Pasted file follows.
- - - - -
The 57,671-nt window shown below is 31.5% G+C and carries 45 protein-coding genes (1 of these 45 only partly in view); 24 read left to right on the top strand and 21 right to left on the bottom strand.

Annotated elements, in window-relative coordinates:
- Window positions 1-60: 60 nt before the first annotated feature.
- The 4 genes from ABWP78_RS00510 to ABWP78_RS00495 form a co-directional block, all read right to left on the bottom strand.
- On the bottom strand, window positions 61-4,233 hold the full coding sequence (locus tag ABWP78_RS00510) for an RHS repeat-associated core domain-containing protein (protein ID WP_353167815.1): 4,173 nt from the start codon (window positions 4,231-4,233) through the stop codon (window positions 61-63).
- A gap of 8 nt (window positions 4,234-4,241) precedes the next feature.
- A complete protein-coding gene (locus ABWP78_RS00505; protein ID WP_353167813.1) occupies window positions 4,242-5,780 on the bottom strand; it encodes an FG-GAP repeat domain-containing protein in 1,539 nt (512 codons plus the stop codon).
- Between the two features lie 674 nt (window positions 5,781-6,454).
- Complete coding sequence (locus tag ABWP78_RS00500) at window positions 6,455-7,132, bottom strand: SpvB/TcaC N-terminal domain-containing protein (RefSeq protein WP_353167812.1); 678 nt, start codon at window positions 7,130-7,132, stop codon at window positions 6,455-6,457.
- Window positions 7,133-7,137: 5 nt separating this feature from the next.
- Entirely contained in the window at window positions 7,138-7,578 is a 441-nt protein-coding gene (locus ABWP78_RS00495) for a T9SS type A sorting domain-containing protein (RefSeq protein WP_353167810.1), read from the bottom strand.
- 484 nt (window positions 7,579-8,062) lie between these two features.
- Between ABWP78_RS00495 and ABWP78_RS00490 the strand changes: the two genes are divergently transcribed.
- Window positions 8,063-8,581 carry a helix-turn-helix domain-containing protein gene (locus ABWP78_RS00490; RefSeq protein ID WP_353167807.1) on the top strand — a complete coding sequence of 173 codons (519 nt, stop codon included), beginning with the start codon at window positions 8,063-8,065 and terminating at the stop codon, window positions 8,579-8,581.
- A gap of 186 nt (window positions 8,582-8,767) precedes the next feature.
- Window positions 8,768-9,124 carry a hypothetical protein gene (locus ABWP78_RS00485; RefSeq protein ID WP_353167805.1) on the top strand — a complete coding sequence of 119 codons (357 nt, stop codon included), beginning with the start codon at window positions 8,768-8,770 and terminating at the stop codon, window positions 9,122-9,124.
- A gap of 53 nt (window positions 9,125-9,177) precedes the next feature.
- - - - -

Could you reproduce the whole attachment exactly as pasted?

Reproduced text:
The 57,671-nt window shown below is 31.5% G+C and carries 45 protein-coding genes (1 of these 45 only partly in view); 24 read left to right on the top strand and 21 right to left on the bottom strand.

Annotated elements, in window-relative coordinates:
- Window positions 1-60: 60 nt before the first annotated feature.
- The 4 genes from ABWP78_RS00510 to ABWP78_RS00495 form a co-directional block, all read right to left on the bottom strand.
- On the bottom strand, window positions 61-4,233 hold the full coding sequence (locus tag ABWP78_RS00510) for an RHS repeat-associated core domain-containing protein (protein ID WP_353167815.1): 4,173 nt from the start codon (window positions 4,231-4,233) through the stop codon (window positions 61-63).
- A gap of 8 nt (window positions 4,234-4,241) precedes the next feature.
- A complete protein-coding gene (locus ABWP78_RS00505; protein ID WP_353167813.1) occupies window positions 4,242-5,780 on the bottom strand; it encodes an FG-GAP repeat domain-containing protein in 1,539 nt (512 codons plus the stop codon).
- Between the two features lie 674 nt (window positions 5,781-6,454).
- Complete coding sequence (locus tag ABWP78_RS00500) at window positions 6,455-7,132, bottom strand: SpvB/TcaC N-terminal domain-containing protein (RefSeq protein WP_353167812.1); 678 nt, start codon at window positions 7,130-7,132, stop codon at window positions 6,455-6,457.
- Window positions 7,133-7,137: 5 nt separating this feature from the next.
- Entirely contained in the window at window positions 7,138-7,578 is a 441-nt protein-coding gene (locus ABWP78_RS00495) for a T9SS type A sorting domain-containing protein (RefSeq protein WP_353167810.1), read from the bottom strand.
- 484 nt (window positions 7,579-8,062) lie between these two features.
- Between ABWP78_RS00495 and ABWP78_RS00490 the strand changes: the two genes are divergently transcribed.
- Window positions 8,063-8,581 carry a helix-turn-helix domain-containing protein gene (locus ABWP78_RS00490; RefSeq protein ID WP_353167807.1) on the top strand — a complete coding sequence of 173 codons (519 nt, stop codon included), beginning with the start codon at window positions 8,063-8,065 and terminating at the stop codon, window positions 8,579-8,581.
- A gap of 186 nt (window positions 8,582-8,767) precedes the next feature.
- Window positions 8,768-9,124 carry a hypothetical protein gene (locus ABWP78_RS00485; RefSeq protein ID WP_353167805.1) on the top strand — a complete coding sequence of 119 codons (357 nt, stop codon included), beginning with the start codon at window positions 8,768-8,770 and terminating at the stop codon, window positions 9,122-9,124.
- A gap of 53 nt (window positions 9,125-9,177) precedes the next feature.